Wednesday, July 15, 2015

American Christians: Drop The Persecution Complex - Rachel Held Evans

A spirit of fear and entitlement does more to obscure the gospel than elucidate it.

Did you hear about the pastor who was arrested for not marrying a same-sex couple? What about the publisher that got sued for refusing to censor anti-gay verses from the Bible?

Both of these stories have been exposed as fakes of course, but that didn’t keep hundreds of thousands of conservative Christians from sharing them online this week.

When I pointed out to a friend that the story he had just shared on social media wasn’t true, he replied, “well it might as well be. Christians in this country are under attack.”

The persecution complex is not based in reality.

Not only do American Christians experience complete religious freedom in this country, we also enjoy tremendous privilege. More than seventy-percent of the population identifies as Christian, as do the majority of our representatives to congress and every single U.S. president. Our churches, whose steeples dot every cityscape and small town in the land, are exempt from paying taxes.

“[Christians] are manufacturing conflicts in order to have something to rally behind,” writes Neil Carter. “It makes them feel more in touch with the early Church’s tumultuous beginnings.  But it takes a lot of smoke in mirrors."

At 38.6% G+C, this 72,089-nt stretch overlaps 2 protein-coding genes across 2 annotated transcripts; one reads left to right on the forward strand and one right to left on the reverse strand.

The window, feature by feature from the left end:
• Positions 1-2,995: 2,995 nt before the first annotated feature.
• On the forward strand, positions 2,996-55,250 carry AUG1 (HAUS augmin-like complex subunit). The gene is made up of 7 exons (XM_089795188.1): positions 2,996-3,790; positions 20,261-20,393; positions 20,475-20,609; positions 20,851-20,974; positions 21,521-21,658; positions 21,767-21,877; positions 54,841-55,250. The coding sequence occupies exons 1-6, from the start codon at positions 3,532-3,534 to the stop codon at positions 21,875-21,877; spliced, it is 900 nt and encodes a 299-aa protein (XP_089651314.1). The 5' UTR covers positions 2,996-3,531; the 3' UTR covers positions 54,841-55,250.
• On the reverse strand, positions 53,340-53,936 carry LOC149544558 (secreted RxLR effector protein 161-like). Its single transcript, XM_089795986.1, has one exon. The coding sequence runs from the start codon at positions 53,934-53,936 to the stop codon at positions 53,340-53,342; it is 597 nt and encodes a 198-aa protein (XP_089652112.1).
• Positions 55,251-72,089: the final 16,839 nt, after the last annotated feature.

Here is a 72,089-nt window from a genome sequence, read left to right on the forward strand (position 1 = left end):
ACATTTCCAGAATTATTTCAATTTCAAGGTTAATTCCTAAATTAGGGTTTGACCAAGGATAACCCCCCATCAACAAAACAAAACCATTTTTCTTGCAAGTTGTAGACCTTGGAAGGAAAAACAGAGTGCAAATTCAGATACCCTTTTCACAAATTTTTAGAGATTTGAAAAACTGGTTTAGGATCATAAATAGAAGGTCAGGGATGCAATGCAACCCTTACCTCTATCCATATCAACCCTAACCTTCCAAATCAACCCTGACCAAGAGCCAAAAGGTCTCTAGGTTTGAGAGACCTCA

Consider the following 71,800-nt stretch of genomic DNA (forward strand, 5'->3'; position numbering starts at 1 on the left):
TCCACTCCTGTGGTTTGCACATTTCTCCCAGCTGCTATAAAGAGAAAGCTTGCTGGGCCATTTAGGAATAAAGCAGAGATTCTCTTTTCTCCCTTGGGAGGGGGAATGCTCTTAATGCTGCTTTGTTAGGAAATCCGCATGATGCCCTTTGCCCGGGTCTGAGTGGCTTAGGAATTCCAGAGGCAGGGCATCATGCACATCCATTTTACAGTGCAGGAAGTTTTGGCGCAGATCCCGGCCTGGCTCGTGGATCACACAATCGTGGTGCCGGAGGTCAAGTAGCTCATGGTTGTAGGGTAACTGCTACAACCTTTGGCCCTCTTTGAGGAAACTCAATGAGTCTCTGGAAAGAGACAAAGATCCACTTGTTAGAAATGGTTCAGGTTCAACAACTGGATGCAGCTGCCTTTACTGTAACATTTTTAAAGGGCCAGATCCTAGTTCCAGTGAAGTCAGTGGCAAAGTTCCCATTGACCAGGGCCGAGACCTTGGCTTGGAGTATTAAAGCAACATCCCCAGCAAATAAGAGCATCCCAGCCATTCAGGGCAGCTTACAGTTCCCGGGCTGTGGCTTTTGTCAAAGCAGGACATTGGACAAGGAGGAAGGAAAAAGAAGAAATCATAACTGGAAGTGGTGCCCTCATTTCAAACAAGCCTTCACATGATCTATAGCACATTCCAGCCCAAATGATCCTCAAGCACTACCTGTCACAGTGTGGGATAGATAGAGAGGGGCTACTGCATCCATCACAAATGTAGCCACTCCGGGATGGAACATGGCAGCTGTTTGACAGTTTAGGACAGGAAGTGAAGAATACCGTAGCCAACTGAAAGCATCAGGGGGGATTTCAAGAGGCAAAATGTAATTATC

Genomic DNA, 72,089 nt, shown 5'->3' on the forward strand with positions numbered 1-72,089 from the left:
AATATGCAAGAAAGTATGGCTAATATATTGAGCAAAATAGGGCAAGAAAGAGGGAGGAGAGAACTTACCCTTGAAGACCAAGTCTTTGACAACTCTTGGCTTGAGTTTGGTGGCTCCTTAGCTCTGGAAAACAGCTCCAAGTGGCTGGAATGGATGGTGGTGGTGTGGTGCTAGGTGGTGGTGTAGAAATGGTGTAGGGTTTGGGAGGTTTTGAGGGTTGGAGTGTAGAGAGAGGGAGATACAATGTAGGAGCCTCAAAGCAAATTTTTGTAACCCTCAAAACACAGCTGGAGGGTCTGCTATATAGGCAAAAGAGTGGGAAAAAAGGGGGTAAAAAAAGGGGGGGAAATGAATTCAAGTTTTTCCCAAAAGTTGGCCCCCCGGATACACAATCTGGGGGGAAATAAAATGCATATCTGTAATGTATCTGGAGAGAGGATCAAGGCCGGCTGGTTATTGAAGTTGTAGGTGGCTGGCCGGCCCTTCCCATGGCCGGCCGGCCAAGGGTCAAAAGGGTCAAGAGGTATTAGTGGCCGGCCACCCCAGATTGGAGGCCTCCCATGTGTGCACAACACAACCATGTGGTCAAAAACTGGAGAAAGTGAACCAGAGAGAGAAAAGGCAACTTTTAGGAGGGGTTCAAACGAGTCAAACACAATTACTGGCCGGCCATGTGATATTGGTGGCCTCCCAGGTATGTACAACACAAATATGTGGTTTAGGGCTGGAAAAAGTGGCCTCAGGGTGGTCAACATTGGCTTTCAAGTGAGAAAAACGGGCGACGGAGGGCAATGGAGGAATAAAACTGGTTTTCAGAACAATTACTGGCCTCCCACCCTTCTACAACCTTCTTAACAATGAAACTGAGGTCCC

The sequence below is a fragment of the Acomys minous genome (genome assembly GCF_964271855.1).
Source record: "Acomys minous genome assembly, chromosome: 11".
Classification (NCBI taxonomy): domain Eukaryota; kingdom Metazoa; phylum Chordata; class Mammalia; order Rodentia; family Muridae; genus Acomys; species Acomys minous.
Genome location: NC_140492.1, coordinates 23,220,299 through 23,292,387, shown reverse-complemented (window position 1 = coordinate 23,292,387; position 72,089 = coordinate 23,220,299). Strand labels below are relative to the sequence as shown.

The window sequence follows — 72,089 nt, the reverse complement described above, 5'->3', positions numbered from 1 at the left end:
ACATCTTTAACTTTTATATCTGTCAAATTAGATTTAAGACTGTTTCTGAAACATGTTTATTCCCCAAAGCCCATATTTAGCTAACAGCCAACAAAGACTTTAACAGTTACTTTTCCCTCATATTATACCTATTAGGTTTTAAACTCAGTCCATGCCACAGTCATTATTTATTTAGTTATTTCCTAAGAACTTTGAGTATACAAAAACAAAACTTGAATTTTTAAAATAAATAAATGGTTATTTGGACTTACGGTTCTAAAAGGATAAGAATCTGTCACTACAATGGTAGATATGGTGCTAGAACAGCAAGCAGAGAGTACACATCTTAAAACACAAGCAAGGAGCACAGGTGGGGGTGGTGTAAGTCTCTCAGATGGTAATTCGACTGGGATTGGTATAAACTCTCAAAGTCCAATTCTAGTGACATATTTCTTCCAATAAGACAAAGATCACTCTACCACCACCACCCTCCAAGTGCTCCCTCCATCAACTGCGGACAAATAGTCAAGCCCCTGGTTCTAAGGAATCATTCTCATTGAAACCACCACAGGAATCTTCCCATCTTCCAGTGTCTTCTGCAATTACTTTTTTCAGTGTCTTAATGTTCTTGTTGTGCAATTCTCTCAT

The persecution complex minimizes the very real suffering of others.

The persecution complex blinds many American Christians to their own privilege, which then blinds them to the challenges faced by the genuinely underprivileged in this country.

In spite of shifting views on same-sex marriage, gay, lesbian, bisexual, and transgender people continue to face incredible hostility here in the U.S. and around the world, often at the hands of American Christians.

What the persecution complex suggests is that conservative Christians only care about bullying, oppression, and discrimination when they think it happens to them. If it happens to LGBT people, or to people in other religious minority groups, it is of little concern (or is tacitly supported). American Christians guard their privilege ruthlessly, even if it comes at the expense of others.

When American Christians obsess over their own perceived oppression, it becomes incredibly difficult to engage in important conversations about religious, racial, and gender privilege that are necessary for creating a more just society.  How can we begin to recognize our own privilege and the harm it can cause when it remains unchecked if we believe ourselves to be an oppressed minority?

The persecution complex obscures the teachings of Jesus 

You know who was actually persecuted for their religious beliefs?  Jews under Roman occupation in the first century.

And you know what Jesus told those Jews to do?  Pay your taxes. Give to those who ask. Do not turn people away. Love your neighbors. Love even your enemies. 

And yet right now, some American Christians think that baking a cake for a gay couple is too much to ask. A spirit of fear and entitlement does more to obscure the gospel than elucidate it.

The full article is available here